Individuals donated $12.8 billion in 2014 according to the 2018 30 Years of Giving in Canada The Giving Behaviour of Canadians: Who gives, how, and why? and Statistics Canada’s 2013 Survey of Giving, Volunteering, and Participating (GVP)*.
According to Giving USA 2019, individuals make up 68% of all donations, donating a total of $292.1 billion dollars.
Also, individuals are often easier to access when compared to a multi-layered corporation. Corporations often have a management team, fundraising committee or a board of directors. Individuals have fewer constraints on their decision-making process; they don’t have shareholders or donation policy guidelines.
*The 2018 Survey of Giving, Volunteering, and Participating (GVP) by Statistics Canada has been delayed until 2020.
Capital Campaigns require an organization to raise significantly more money than they are used to. In a Campaign, this means all hands are on deck – staff, board members, volunteers, past board members, advisory committees – when it comes to fundraising.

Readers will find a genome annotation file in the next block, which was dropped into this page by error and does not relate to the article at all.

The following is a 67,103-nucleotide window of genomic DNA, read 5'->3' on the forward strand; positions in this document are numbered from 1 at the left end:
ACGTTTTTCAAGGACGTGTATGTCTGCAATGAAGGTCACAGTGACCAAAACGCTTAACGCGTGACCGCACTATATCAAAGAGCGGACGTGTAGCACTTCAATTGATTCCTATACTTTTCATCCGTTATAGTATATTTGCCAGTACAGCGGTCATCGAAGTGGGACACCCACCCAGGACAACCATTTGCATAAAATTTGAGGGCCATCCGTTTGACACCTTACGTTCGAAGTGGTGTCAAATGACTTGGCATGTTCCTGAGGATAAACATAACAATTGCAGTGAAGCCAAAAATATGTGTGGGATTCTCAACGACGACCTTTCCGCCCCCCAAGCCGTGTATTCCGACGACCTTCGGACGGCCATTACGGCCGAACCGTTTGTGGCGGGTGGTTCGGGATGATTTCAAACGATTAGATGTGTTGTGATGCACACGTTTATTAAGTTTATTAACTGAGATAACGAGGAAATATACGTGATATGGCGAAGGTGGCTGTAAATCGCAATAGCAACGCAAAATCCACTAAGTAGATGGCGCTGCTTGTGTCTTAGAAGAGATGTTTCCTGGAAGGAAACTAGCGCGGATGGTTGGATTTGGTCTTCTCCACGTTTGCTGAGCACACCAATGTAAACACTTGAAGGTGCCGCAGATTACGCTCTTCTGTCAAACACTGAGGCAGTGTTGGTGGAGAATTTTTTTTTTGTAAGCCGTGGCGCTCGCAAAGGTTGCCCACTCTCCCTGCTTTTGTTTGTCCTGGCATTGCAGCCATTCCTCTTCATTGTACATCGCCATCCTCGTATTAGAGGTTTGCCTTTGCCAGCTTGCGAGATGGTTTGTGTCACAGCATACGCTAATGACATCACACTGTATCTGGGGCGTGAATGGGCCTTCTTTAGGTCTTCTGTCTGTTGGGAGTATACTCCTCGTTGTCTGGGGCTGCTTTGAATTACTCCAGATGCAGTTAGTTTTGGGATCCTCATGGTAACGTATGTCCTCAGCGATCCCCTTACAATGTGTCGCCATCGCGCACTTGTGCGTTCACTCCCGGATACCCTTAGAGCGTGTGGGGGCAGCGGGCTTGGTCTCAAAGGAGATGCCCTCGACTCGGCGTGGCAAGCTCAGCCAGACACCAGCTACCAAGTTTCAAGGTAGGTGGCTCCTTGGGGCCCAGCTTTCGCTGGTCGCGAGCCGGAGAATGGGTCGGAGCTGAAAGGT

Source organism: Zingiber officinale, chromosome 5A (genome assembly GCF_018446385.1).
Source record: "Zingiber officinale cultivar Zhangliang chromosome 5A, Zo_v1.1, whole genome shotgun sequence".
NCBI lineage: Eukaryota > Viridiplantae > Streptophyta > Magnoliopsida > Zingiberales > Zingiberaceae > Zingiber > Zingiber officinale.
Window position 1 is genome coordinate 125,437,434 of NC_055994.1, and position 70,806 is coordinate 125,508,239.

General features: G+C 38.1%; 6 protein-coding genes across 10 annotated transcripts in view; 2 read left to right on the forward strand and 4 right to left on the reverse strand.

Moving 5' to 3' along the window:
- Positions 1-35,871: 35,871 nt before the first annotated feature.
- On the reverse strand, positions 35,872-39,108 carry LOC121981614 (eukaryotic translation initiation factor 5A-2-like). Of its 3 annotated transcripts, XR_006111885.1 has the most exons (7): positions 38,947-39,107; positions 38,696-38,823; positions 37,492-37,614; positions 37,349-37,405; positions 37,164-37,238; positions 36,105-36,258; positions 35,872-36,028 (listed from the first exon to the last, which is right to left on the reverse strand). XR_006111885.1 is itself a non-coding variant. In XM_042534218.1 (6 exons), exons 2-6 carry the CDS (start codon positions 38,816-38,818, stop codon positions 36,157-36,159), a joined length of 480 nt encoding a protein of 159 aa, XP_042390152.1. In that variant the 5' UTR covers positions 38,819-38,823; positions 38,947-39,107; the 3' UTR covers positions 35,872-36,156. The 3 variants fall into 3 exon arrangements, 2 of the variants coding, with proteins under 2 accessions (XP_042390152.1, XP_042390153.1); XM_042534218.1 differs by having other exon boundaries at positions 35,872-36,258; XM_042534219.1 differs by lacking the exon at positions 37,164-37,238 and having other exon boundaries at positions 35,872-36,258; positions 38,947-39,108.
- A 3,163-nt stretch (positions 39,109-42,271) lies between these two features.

From a research perspective, this means there are many personal networks available for research that likely have never been researched. Using the RelSci data set in iWave for this network mapping allows you to discover unknown connections.
When looking for Capital Campaign donors, I like to start with capacity. Why? Because it is likely going to be a few key donors who fund the majority of the Campaign.
To reinforce this in 2013, the top 10% of donors contributed $8.4 billion or 66% of all donations made during that year.
Additionally, Capital Campaigns typically work on a Tier Gift Chart; a few big gifts at the top, then a handful of medium-sized gifts and lots of smaller gifts at the bottom. Often one of the big gifts at the top of the pyramid can represent 10-50% of the total funds raised.
For more on the formula on how to build a Capital Campaign Gift Chart have a look at this calculator.